UPDATE 5-Brent rises towards $108 on Libyan supply worries

David Sheppard
Wednesday, 8 Jan 2014 | 8:29 AM ET

* Libyan rebels invite firms to buy oil from seized ports

* US crude stocks set to fall for 6th week -analysts

(Updates prices, headline)

LONDON, Jan 8 (Reuters) - Brent crude oil rose towards $108 a barrel on Wednesday, supported by new worries over Libyan supplies and expectations for a drop in crude inventories in the United States.

Tensions in Libya escalated after a heavily armed eastern autonomy group said on Tuesday it would invite foreign companies to buy oil from seized ports and protect arriving tankers, in defiance of the government in Tripoli, which has vowed to stop them.

While Libyan officials say production could recover to nearly 600,000 barrels per day (bpd) this week, any attempt to export crude from ports without Tripoli's permission could lead to clashes.

"The situation boils down to the central government being unable to access major export facilities without risking a prolonged and violent civil war and the separatists being unable to secure exports without access to naval forces," analysts at JBC Energy in Vienna said in a note.

Brent crude for delivery in February was up 52 cents at $107.87 a barrel at 1256 GMT, after settling up 62 cents on Tuesday. The contract edged above its 200-day moving average at $107.44, a key technical indicator watched by traders.

The Libyan defence ministry said it would destroy any tankers loading oil in the Cyrenaica region, where the ports are controlled by armed protesters led by tribal leader and 2011 civil war hero Ibrahim Jathran.

Libya's oil exports have fallen from more than 1 million bpd in July, when the strikes began, supporting international oil prices.

The government is expected to increase exports, however, following the restart of the 350,000 bpd El Sharara oilfield at the weekend. The first exports of crude from El Sharara since October are expected to load around Jan. 10-12 from the government-controlled port of Zawiya, traders said.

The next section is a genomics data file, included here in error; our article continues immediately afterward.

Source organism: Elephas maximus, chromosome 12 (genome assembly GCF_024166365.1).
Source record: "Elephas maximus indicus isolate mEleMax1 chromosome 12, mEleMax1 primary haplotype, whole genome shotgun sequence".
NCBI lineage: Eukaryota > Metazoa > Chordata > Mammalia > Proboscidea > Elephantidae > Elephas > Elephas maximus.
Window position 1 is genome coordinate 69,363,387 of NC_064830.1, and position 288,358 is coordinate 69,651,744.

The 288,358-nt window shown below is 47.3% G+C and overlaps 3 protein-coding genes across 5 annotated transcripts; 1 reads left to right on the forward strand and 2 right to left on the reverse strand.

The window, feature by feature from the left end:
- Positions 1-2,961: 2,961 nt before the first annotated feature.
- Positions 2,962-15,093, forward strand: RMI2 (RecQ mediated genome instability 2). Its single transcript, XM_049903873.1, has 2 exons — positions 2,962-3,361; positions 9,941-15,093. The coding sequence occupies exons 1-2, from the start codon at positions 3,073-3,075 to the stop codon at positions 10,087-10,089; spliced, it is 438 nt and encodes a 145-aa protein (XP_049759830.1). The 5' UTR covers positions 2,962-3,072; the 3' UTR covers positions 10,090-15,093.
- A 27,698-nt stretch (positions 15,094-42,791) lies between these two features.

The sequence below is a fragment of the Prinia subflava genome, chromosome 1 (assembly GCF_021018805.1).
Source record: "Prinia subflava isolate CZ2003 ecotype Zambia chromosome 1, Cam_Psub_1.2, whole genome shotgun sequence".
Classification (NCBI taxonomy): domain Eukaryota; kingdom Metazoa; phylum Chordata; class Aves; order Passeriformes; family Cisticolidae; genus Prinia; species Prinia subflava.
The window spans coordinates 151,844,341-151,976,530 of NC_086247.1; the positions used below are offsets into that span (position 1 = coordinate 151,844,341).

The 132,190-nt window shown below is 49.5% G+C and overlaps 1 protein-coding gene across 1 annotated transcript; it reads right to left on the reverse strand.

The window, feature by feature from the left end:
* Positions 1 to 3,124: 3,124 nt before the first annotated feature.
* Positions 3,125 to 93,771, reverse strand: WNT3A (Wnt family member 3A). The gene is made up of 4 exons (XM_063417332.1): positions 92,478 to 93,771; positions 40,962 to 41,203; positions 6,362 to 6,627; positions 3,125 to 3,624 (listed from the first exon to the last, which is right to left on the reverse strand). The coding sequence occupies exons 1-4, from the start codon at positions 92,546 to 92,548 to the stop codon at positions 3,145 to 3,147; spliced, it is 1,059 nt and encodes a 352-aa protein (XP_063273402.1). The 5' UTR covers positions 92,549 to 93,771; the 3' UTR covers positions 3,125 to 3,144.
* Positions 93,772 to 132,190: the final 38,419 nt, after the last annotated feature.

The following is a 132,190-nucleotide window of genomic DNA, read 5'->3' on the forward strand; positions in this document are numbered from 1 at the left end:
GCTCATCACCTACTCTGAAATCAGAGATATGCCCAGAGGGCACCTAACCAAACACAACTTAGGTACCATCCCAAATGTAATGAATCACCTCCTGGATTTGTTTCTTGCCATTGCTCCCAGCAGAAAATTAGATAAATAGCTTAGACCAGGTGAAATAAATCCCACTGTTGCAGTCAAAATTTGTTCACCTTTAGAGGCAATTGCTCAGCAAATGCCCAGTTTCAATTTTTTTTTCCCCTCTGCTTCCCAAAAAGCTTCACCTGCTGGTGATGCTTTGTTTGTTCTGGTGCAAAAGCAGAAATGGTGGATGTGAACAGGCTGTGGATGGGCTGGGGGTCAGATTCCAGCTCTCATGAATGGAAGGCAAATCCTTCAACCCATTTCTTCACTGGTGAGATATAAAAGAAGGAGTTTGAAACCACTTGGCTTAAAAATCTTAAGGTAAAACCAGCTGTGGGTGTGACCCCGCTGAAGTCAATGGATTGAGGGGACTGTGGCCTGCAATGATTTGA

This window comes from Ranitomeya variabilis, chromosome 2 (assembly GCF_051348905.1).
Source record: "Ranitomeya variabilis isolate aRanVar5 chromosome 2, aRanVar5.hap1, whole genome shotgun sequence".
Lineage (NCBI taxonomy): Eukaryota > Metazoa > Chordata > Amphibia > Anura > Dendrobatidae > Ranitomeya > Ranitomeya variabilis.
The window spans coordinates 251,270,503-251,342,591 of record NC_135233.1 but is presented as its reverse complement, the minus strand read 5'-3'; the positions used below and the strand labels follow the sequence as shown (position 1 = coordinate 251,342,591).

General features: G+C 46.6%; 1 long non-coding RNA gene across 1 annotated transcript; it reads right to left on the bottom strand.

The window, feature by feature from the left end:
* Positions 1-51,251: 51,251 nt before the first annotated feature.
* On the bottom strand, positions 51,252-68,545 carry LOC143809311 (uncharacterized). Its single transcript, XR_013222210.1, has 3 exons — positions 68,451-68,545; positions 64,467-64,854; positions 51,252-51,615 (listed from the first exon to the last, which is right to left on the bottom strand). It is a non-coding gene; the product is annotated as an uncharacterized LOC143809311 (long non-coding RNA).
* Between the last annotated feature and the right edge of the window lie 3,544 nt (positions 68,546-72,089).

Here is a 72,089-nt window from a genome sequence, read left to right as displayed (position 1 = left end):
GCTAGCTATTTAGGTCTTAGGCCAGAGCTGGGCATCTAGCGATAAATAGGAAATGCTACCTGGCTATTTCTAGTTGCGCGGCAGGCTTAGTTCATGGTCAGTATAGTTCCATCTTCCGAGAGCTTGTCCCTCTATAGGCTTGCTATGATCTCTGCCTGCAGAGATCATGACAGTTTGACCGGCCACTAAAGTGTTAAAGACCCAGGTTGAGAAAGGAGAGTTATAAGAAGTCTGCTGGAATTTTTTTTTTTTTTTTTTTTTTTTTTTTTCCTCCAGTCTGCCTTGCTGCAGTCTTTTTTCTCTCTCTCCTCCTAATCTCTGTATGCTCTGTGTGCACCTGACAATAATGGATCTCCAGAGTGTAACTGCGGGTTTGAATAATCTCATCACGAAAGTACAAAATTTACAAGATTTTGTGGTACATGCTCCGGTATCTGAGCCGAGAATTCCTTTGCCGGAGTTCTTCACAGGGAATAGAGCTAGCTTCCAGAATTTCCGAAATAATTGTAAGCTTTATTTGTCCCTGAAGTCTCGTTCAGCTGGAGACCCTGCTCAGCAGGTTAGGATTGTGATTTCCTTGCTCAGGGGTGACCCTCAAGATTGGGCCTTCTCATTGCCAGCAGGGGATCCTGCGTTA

U.S crude was up 28 cents at $93.95 a barrel, after settling up 24 cents on Tuesday.

Brent's premium over U.S. crude widened to $13.91 and earlier in the session touched a month high of $13.94.


Oil prices also drew support from an expected drop in stockpiles in the United States.

U.S. commercial crude oil inventories probably fell by 900,000 barrels last week, a Reuters poll of analysts showed. This would mark a sixth straight week of declines and extend a near record drop in stocks.

"Despite ongoing strong crude production in the United States due to the shale oil and gas boom, the continuous fall in stockpiles denotes strong demand for the commodity," analysts at Phillip Futures said in a note.

Data from the American Petroleum Institute released late on Tuesday showed a much larger 7.3 million-barrel drop in crude stocks, though inventories at Cushing, Oklahoma - delivery point of the U.S. crude oil contract - rose by 1.2 million.

The market reaction was subdued, however, ahead of the more closely watched weekly inventory report from the U.S. Energy Information Administration, which is due at 1530 GMT.

Oil prices also took some support from freezing weather in North America, which boosted demand for heating oil and led to malfunctions and closures at least five refineries in the United States and Canada.

(Additional reporting by Jacob Gronholt-Pedersen in Singapore; editing by Jane Baird and Keiron Henderson)